New round of badger culling is given the go-ahead in pilot areas

Badger cull campaigners have been dealt a fresh blow.

Badger cull campaigners have been dealt a fresh blow.

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Culling of badgers to tackle tuberculosis in cattle has been given the go-ahead in two pilot areas for a second year.

Natural England has issued authorisation letters for a new round of culling in Gloucestershire and Somerset, confirming that the criteria for allowing the second year of the four-year schemes had been met.

Under the terms of the authorisation letters, the companies carrying out the culls will have to kill a minimum number of badgers –some 615 in Gloucestershire and 316 in Somerset. A maximum number of badgers that the licensed companies can cull has also been set – 1,091 in Gloucestershire and 785 in Somerset.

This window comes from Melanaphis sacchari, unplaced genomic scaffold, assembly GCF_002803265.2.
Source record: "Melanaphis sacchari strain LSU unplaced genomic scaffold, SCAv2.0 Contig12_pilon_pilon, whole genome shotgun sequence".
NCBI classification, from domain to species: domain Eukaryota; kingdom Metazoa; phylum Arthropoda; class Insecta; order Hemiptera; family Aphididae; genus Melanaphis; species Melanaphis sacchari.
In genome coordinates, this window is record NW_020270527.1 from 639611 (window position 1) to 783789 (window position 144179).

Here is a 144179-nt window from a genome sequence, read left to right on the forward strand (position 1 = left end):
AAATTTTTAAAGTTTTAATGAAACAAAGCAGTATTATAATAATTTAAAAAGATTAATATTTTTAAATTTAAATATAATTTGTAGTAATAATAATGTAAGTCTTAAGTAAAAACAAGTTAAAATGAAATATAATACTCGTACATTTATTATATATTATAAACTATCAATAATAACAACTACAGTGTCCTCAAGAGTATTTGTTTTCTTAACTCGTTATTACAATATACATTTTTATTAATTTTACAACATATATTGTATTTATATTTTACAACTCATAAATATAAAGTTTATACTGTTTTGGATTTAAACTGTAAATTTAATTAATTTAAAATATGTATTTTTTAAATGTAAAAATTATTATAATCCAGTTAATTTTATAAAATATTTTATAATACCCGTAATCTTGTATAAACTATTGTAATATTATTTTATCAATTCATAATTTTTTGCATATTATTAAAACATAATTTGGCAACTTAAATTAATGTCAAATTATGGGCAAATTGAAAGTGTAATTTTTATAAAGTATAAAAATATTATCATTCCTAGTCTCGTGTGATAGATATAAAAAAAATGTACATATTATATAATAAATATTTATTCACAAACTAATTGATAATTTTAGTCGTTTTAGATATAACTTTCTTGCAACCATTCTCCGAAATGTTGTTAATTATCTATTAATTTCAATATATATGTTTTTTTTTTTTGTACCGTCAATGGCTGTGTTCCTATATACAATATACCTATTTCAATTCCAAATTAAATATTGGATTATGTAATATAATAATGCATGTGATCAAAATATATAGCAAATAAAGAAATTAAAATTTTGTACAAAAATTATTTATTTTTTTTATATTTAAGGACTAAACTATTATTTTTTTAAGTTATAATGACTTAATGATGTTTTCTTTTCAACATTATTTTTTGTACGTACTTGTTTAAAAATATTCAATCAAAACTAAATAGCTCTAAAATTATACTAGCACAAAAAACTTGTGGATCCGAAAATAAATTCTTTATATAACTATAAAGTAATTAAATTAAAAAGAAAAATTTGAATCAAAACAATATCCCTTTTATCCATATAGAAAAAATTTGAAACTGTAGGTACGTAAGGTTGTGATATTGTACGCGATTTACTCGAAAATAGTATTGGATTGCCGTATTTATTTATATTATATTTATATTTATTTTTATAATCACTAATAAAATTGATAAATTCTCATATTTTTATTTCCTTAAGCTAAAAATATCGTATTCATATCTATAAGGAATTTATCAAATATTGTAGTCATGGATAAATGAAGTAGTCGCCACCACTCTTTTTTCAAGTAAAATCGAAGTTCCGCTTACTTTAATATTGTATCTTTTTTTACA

Six weeks of culling between June 1 and January 31 each year are allowed under the licences, with those carrying out the cull deciding on the start date.

The Government and farmers insist that culling is necessary to tackle TB in livestock, which saw more than 26,000 cattle slaughtered in England last year, but opponents say it is inhumane and ineffective and alternatives such as vaccination should be pursued.

The authorisation letters from Natural England have been issued as the High Court considers a challenge brought by the Badger Trust against the Government’s decision to dispense with monitoring of the cull by the independent expert panel.

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